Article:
Before it starts looping through the slices to draw their labels and annotations, the code calculates values annotation_rx1 and annotation_ry1. These give radii that the code can multiply by sines and cosines of angles to get a point on the edge of the pie slice ellipse.

The code also calculates annotation_rx2 and annotation_ry2, which it can use to get points along the same angle as the points on the ellipse's edge but slightly outside the ellipse.

The program then loops over the slices, labeling them as in the previous example. For each slice it also draws a short radial segment between the points calculated by using the annotation_rx1, annotation_ry1, annotation_rx2, and annotation_ry2 variables.

Then depending on whether the radial line points more to the left or right, the code draws a horizontal line to the left or right annotation area. It finishes the slice by drawing the slice's annotation text either right or left justified.

This example is a bit finicky and doesn't necessarily produce good results for some data sets. For example, if there are too many very thin slices on the top or bottom of the ellipse, then their annotation text may overlap. In that case you can try to draw lines to the annotations that spreads them apart but that would be tricky to do in a general way and might also produce ugly results. Alternatively you might be able to rearrange the values so thin ones are not placed together or you might be able to change the start angle for the first slice so the groups of thin slices are not at the top or bottom.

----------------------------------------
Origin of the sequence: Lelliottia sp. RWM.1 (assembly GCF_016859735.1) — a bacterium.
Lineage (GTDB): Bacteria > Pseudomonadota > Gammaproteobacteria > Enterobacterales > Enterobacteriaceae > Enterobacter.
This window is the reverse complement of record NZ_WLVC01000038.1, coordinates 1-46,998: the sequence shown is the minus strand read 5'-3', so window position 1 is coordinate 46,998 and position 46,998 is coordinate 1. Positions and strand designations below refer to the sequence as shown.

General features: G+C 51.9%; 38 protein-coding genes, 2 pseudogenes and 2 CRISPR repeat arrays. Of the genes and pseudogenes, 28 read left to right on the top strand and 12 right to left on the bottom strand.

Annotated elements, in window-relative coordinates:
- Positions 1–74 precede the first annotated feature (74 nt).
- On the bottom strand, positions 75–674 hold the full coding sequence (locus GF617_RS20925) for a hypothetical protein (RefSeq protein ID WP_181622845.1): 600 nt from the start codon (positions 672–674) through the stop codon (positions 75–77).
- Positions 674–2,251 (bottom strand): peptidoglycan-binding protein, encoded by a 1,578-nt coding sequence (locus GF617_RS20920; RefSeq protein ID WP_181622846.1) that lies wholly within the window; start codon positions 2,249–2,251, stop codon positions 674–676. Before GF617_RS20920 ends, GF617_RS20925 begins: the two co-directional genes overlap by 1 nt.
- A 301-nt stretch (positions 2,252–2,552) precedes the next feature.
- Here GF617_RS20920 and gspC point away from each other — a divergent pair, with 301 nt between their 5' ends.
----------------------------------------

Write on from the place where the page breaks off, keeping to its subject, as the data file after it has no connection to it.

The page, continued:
Finally, because of the way the FillPie and DrawPie methods measure angles, this example only works well if the ellipse is a circle. If the ellipse is highly elliptical, the slices' radial lines will not be in the centers of their slices and in extreme cases may not be in their slices at all.

Still this example produces a pretty nice picture much of the time.

Download the example to experiment with it and to see additional details.